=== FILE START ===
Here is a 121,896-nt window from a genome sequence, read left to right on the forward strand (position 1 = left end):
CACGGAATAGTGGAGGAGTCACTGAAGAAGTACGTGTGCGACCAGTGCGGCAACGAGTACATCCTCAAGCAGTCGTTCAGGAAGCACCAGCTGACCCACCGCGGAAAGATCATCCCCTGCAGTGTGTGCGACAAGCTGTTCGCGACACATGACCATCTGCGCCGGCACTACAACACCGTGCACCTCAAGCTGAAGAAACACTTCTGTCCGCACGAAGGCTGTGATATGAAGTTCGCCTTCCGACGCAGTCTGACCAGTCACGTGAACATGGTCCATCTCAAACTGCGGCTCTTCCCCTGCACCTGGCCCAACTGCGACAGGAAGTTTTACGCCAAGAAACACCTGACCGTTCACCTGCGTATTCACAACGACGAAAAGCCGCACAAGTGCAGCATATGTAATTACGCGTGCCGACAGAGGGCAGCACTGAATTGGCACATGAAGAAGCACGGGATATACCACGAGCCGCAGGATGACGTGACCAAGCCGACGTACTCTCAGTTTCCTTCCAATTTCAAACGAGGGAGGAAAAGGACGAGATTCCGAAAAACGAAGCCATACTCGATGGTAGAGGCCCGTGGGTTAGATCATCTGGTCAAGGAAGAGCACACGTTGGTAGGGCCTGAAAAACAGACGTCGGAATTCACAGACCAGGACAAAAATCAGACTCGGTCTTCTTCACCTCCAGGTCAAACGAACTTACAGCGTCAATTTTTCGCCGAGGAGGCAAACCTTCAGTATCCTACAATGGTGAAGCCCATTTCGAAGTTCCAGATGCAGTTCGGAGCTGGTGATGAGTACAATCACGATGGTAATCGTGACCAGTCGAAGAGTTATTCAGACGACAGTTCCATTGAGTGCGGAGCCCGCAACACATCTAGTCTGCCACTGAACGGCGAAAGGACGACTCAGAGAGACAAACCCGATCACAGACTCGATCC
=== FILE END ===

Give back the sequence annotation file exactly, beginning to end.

Here is a 121,896-nt window from a genome sequence, read left to right on the forward strand (position 1 = left end):
CACGGAATAGTGGAGGAGTCACTGAAGAAGTACGTGTGCGACCAGTGCGGCAACGAGTACATCCTCAAGCAGTCGTTCAGGAAGCACCAGCTGACCCACCGCGGAAAGATCATCCCCTGCAGTGTGTGCGACAAGCTGTTCGCGACACATGACCATCTGCGCCGGCACTACAACACCGTGCACCTCAAGCTGAAGAAACACTTCTGTCCGCACGAAGGCTGTGATATGAAGTTCGCCTTCCGACGCAGTCTGACCAGTCACGTGAACATGGTCCATCTCAAACTGCGGCTCTTCCCCTGCACCTGGCCCAACTGCGACAGGAAGTTTTACGCCAAGAAACACCTGACCGTTCACCTGCGTATTCACAACGACGAAAAGCCGCACAAGTGCAGCATATGTAATTACGCGTGCCGACAGAGGGCAGCACTGAATTGGCACATGAAGAAGCACGGGATATACCACGAGCCGCAGGATGACGTGACCAAGCCGACGTACTCTCAGTTTCCTTCCAATTTCAAACGAGGGAGGAAAAGGACGAGATTCCGAAAAACGAAGCCATACTCGATGGTAGAGGCCCGTGGGTTAGATCATCTGGTCAAGGAAGAGCACACGTTGGTAGGGCCTGAAAAACAGACGTCGGAATTCACAGACCAGGACAAAAATCAGACTCGGTCTTCTTCACCTCCAGGTCAAACGAACTTACAGCGTCAATTTTTCGCCGAGGAGGCAAACCTTCAGTATCCTACAATGGTGAAGCCCATTTCGAAGTTCCAGATGCAGTTCGGAGCTGGTGATGAGTACAATCACGATGGTAATCGTGACCAGTCGAAGAGTTATTCAGACGACAGTTCCATTGAGTGCGGAGCCCGCAACACATCTAGTCTGCCACTGAACGGCGAAAGGACGACTCAGAGAGACAAACCCGATCACAGACTCGATCC